Armed guards hired to protect schools in Pennsylvania
Carl Cameron reports from Butler
- Duration 3:26
- Date Jan 15, 2013
Carl Cameron reports from Butler
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So -- emotional words and the parents of the 21 -- killed in Newtown Connecticut.
Most speaking for the first time since that tragic day there were more than 21 killed but there were twenty students inside that.
Elementary school killed that day talking about fighting now the parents are tough to end gun violence and deal with mental health issues.
The group calling themselves sandy hook -- It.
This is a promise to turn the conversation.
Things must change this is the time.
This is a promise we make to our precious children.
This is a promise to do everything in our power to be remembered not as the town filled with grief and victims.
But as the place where real change began.
So it's a long way to go to their in Newtown won school district now in neighboring Pennsylvania.
Implementing what they say is real change by taking matters into their own hands.
Carl Cameron is live in Butler, Pennsylvania where their story what's happening there Karl good morning.
Hi bill well the community.
Took steps to sort of accelerate its plan to protect their kids here -- Pennsylvania there's a width 500 school districts in over a hundred of them have either had before the sandy hook massacre.
Or have now implemented some form of armed security in the schools whether it's armed police and -- guards.
Here in Butler.
They had already passed a plan to implement armed guards in the schools retired state troopers -- to pass a very strict qualification course with their firearms.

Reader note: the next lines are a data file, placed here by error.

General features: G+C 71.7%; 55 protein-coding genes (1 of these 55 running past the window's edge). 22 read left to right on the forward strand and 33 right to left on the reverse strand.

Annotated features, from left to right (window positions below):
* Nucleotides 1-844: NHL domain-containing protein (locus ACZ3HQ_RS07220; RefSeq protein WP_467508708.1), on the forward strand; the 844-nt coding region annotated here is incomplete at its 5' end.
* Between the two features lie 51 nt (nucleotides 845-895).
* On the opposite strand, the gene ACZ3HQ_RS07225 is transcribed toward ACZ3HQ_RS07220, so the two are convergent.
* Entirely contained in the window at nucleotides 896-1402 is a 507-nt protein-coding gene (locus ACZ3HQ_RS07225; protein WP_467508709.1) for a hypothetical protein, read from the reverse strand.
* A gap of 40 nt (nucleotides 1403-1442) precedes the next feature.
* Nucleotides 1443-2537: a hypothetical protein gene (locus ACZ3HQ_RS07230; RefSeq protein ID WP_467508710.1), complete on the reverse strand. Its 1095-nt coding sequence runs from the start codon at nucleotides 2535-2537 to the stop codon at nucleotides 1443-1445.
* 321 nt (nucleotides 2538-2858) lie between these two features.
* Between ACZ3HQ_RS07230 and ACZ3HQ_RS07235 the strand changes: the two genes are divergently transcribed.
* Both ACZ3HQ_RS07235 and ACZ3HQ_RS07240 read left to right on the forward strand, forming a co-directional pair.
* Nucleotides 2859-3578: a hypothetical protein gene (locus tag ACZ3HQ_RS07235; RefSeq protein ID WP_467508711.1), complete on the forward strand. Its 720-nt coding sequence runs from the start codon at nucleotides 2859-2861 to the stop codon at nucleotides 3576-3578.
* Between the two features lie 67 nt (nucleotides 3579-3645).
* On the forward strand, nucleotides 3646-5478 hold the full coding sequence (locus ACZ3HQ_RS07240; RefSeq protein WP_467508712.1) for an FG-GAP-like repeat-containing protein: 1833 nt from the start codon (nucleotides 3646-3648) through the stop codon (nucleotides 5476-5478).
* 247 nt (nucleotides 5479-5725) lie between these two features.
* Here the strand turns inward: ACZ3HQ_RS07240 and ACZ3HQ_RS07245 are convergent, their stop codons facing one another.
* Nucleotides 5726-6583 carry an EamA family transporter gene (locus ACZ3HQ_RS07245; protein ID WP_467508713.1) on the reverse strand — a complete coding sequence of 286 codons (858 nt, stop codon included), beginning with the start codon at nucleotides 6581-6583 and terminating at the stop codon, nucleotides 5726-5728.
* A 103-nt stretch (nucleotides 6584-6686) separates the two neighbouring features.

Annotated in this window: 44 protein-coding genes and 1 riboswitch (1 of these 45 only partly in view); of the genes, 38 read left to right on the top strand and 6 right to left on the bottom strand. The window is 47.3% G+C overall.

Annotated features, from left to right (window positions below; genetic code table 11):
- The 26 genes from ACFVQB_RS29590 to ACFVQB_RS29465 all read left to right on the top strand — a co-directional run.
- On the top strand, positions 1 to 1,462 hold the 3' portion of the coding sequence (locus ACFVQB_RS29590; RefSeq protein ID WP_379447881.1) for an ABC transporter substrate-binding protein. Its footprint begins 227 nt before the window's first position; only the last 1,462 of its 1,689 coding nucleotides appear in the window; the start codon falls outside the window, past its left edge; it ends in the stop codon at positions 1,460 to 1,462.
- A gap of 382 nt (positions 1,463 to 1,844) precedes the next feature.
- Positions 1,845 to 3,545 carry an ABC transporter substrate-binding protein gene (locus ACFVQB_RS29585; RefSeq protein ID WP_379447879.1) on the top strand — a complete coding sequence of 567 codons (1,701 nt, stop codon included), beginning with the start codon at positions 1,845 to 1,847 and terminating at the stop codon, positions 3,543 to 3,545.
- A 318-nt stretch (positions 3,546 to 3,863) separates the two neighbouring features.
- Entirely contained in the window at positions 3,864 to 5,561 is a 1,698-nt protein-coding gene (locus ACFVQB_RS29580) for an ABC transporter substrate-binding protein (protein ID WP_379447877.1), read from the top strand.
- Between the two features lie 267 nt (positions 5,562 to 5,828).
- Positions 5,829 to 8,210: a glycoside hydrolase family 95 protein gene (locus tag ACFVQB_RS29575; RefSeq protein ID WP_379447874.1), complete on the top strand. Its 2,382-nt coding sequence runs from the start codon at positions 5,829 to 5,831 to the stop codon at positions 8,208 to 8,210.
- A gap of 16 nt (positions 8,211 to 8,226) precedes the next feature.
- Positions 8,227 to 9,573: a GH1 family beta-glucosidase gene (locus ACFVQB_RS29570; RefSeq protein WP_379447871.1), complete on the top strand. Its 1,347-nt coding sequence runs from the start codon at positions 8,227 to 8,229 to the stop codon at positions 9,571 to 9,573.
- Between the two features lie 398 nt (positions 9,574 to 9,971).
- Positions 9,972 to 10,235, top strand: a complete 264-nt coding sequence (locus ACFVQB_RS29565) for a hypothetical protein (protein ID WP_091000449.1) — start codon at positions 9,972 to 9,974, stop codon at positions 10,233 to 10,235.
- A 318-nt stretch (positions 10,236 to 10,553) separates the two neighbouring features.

And because of the sandy -- massacre they accelerated it and it has been quite largely -- well received by the community that was one -- that apparently complained.
But the vast majority have been very very positive about it we talk to the mayor yesterday.
And here's what the democratic mayor of Butler had to say about this implementation.
Of course you know the first reaction is to keep the kids at school safe.
It's and it's sad reality that we need to think about but.
You know there's really no room to leave a door open where there could be a problem.
And sell that as we say there's a tremendous amount of very strict requirements for the state troopers.
There are fourteen schools here in Butler all of them now have.
Armed former state troopers as part of the school community.
And -- you can see as they wander around it looks like any other security guard they treated much like a teacher staffer waving to the kids talking about the day to day life in school.
There's no great emphasis on the fact that there's a firearm.
Blood they argue here.
That is the way for them to do everything possible to protect their kids and ask who wouldn't.
In a broader sense Carl what is the state of armed guards.
Around schools is a lot if it's a lot more prevalent than one might think there's some 101000 school districts across the country.
And thousands already have.
Armed guards or armed police in their schools at some point they're suburban areas where there even many police headquarters hubs in some of these schools or at least very close to the that there's approximately.
And it may well in fact be a growing trend while -- and National Rifle Association was really mocked and ridiculed for the its proposal that.
Armed security in schools would be a good idea no less -- California democratic liberal senator Barbara Boxer.
Last week suggested that it might be a good idea and even proposed the idea to the administration has the kind of thing that they should take a look at.
So we may be seeing a lot more of it and it's already quite more prevalent than many in the country might actually realizing that Karl thank you Carl -- -- Butler, Pennsylvania on that story.